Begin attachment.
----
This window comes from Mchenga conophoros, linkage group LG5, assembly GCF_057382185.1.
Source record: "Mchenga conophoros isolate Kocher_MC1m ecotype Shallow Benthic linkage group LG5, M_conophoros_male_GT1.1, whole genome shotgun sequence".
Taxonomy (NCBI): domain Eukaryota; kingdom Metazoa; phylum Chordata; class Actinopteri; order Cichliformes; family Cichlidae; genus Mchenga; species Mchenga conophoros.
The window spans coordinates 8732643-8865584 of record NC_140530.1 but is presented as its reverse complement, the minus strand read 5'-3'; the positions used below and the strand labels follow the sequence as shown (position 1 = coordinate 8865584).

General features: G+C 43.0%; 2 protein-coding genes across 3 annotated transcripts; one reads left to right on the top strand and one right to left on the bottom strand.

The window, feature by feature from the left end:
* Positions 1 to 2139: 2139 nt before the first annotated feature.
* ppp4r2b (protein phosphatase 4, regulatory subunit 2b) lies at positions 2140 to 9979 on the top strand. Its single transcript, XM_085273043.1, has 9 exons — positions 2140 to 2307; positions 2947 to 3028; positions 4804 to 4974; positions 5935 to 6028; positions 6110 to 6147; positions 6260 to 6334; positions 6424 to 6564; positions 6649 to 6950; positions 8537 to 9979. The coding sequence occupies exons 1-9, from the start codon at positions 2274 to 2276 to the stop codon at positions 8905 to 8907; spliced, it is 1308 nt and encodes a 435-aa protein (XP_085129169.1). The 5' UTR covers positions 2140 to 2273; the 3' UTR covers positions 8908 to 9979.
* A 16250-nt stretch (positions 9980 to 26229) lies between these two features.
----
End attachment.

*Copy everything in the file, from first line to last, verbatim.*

This window comes from Mchenga conophoros, linkage group LG5, assembly GCF_057382185.1.
Source record: "Mchenga conophoros isolate Kocher_MC1m ecotype Shallow Benthic linkage group LG5, M_conophoros_male_GT1.1, whole genome shotgun sequence".
Taxonomy (NCBI): domain Eukaryota; kingdom Metazoa; phylum Chordata; class Actinopteri; order Cichliformes; family Cichlidae; genus Mchenga; species Mchenga conophoros.
The window spans coordinates 8732643-8865584 of record NC_140530.1 but is presented as its reverse complement, the minus strand read 5'-3'; the positions used below and the strand labels follow the sequence as shown (position 1 = coordinate 8865584).

General features: G+C 43.0%; 2 protein-coding genes across 3 annotated transcripts; one reads left to right on the top strand and one right to left on the bottom strand.

The window, feature by feature from the left end:
* Positions 1 to 2139: 2139 nt before the first annotated feature.
* ppp4r2b (protein phosphatase 4, regulatory subunit 2b) lies at positions 2140 to 9979 on the top strand. Its single transcript, XM_085273043.1, has 9 exons — positions 2140 to 2307; positions 2947 to 3028; positions 4804 to 4974; positions 5935 to 6028; positions 6110 to 6147; positions 6260 to 6334; positions 6424 to 6564; positions 6649 to 6950; positions 8537 to 9979. The coding sequence occupies exons 1-9, from the start codon at positions 2274 to 2276 to the stop codon at positions 8905 to 8907; spliced, it is 1308 nt and encodes a 435-aa protein (XP_085129169.1). The 5' UTR covers positions 2140 to 2273; the 3' UTR covers positions 8908 to 9979.
* A 16250-nt stretch (positions 9980 to 26229) lies between these two features.